Thanks for the placebo boost. I was unsure what to make of my Cholesterol (232 total, 69 Tri, 76 HDL, 142 LDL) and your interpretation is the most positive way of looking at it I've seen. I hope you are right.
Your HDL:Triglycerides kicks ass, and indicates that your LDL most likely has a favorable amount of type-A LDL (the kind not associated with health problems).


Meta 1: It would be nice if reviews rated the material out of 5 or 10.

Right now, reviewers are starting with things like "Absolutely fantastic." and "Extremely, extremely, recommended", which, while are a nice indicator of high-value materials, is less efficient and more fuzzy than a rating on a standard scale. This would also motivate more people with medium value materials to come forward.

Meta 2: I think this would be much better suited to a wiki piece than a post/set of comments. Ideally it'd be in something like a collab... (read more)

I like the idea of a post + set of comments to gather suggestions, and then another format to collect the finished list.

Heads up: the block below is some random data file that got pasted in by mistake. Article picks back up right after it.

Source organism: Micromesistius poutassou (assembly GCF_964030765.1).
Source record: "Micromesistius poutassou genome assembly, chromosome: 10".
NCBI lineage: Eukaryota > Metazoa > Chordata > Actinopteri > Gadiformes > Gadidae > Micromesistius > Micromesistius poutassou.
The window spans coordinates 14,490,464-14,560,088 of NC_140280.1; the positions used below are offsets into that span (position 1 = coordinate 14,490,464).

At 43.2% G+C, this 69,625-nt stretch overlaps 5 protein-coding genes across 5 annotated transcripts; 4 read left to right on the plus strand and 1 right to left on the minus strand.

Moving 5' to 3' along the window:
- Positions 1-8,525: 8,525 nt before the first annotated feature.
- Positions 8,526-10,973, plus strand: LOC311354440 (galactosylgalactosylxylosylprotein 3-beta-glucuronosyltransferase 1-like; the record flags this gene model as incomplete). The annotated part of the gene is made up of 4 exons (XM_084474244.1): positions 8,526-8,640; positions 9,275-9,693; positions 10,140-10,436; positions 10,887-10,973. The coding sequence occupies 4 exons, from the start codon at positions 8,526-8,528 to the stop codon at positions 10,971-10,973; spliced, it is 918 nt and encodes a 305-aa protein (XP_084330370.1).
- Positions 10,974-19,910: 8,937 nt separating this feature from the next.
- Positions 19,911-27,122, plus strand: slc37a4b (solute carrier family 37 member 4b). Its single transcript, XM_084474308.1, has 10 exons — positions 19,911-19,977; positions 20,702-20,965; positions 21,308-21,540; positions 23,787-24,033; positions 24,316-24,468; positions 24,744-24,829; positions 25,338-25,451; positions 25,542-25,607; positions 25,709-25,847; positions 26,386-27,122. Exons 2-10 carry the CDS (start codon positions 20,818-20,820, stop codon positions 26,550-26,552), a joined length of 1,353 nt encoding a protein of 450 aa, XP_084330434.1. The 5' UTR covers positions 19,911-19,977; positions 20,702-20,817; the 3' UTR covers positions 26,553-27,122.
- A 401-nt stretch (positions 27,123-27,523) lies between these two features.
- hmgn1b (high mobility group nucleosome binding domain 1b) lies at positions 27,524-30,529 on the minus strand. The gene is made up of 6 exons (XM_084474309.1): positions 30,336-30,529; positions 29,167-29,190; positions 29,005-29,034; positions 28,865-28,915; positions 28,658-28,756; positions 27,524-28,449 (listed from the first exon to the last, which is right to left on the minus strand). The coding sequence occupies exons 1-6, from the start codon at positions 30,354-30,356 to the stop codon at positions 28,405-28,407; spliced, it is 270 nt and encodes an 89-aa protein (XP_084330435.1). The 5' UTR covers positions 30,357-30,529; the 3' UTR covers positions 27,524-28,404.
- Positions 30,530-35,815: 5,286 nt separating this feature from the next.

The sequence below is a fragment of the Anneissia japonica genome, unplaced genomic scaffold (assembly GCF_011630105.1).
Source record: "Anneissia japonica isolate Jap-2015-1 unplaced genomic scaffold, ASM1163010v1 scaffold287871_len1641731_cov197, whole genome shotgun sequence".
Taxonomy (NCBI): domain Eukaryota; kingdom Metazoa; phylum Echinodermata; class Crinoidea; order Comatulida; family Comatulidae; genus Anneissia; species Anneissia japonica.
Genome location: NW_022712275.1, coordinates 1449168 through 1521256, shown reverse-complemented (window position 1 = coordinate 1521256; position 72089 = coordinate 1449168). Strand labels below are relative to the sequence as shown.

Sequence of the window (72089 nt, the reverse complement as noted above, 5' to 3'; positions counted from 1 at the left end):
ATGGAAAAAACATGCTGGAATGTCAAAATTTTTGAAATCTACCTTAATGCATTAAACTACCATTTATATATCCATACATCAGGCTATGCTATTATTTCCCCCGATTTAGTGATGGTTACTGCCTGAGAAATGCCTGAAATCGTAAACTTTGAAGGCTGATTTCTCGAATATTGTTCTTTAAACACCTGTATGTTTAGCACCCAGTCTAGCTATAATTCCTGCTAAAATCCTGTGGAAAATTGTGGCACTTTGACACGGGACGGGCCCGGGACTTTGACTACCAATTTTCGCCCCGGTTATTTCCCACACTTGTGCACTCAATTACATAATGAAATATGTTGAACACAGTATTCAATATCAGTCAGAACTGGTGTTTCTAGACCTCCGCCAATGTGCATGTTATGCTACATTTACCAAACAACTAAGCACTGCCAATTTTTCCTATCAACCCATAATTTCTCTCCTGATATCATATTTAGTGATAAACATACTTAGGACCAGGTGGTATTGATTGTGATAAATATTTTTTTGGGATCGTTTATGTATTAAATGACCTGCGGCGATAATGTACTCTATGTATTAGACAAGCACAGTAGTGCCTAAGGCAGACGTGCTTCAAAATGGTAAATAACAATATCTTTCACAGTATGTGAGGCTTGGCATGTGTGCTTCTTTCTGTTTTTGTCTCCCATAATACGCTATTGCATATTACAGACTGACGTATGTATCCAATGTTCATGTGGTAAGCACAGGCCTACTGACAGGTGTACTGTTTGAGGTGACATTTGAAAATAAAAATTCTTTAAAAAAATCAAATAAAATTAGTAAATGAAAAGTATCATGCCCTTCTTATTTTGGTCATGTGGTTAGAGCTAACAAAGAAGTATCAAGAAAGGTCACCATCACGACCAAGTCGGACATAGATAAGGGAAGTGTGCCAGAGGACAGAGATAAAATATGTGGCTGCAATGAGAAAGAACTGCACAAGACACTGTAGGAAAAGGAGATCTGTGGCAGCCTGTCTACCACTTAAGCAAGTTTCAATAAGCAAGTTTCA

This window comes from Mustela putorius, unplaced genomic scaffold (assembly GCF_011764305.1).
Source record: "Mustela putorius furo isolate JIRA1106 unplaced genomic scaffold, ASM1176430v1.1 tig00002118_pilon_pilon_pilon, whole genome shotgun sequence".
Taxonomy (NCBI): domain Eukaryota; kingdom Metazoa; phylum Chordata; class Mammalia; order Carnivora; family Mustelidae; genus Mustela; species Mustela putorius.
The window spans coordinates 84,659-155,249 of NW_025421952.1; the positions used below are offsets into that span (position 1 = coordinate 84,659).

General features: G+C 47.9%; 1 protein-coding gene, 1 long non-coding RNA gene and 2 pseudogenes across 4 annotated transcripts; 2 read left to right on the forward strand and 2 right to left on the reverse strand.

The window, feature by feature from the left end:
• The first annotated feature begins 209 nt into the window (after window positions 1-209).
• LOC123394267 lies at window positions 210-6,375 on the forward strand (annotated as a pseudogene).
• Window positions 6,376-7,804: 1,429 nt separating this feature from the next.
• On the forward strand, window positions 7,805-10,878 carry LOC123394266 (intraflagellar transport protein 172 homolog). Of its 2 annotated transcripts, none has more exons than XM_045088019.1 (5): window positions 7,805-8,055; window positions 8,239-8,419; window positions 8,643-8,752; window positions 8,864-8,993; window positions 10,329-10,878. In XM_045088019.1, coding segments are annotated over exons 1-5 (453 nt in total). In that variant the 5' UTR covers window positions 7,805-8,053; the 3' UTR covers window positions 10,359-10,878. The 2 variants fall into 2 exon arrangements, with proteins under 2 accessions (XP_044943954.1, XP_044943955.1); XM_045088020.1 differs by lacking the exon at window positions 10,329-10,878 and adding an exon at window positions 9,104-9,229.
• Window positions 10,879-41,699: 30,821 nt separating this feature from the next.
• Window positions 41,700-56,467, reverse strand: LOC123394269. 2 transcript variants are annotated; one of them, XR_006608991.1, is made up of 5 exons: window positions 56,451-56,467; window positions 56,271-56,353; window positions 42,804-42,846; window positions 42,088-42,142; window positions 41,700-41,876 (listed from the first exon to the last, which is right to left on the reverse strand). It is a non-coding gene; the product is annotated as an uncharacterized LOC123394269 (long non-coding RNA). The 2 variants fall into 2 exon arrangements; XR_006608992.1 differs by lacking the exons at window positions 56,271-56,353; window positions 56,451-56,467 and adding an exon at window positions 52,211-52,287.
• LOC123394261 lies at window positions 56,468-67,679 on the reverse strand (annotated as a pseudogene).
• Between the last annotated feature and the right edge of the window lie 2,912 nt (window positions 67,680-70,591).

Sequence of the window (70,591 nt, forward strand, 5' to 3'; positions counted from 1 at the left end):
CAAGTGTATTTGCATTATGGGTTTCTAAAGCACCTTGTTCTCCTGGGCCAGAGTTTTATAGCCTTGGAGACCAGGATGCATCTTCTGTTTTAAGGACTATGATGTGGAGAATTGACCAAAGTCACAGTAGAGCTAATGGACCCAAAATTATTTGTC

I have my own website and I can set up a wiki/social network dedicated to self improvement/instrumental rationality. Is there significant community interest?
I'm interested!

The Blueprint Decoded

This is a 20-hour video series by RSD in the controversial PUA genre. However, I think this video series is not at all like the image many people might have of the genre. The discussion is very very smart - discussing matters of psychology, philosophy, spirituality, etc., occasionally coming back down to earth to apply it to the practicalities of attracting women. At the same time, the speaker, Owen Cook a.k.a. Tyler Durden, comes off as very friendly, casual, reasonable, rational, and normal - the type of guy you might want to hang out with. The claims are contrarian, but at the same time the tone is very positive (i.e. not even remotely like, say, Roissy), and not misogynistic, although of course your mileage may very - if you're a radical feminist you will obviously be offended. There are pretty much zero explicit tactics discussed, no "do and say this to get girls". And the content is immensely applicable not only to attracting women, but to social skills and even life in general.

The tagline boasts "4 day total immersion, advanced identity-level change" and I feel like it delivered this. The videos approach the same core themes from so ... (read more)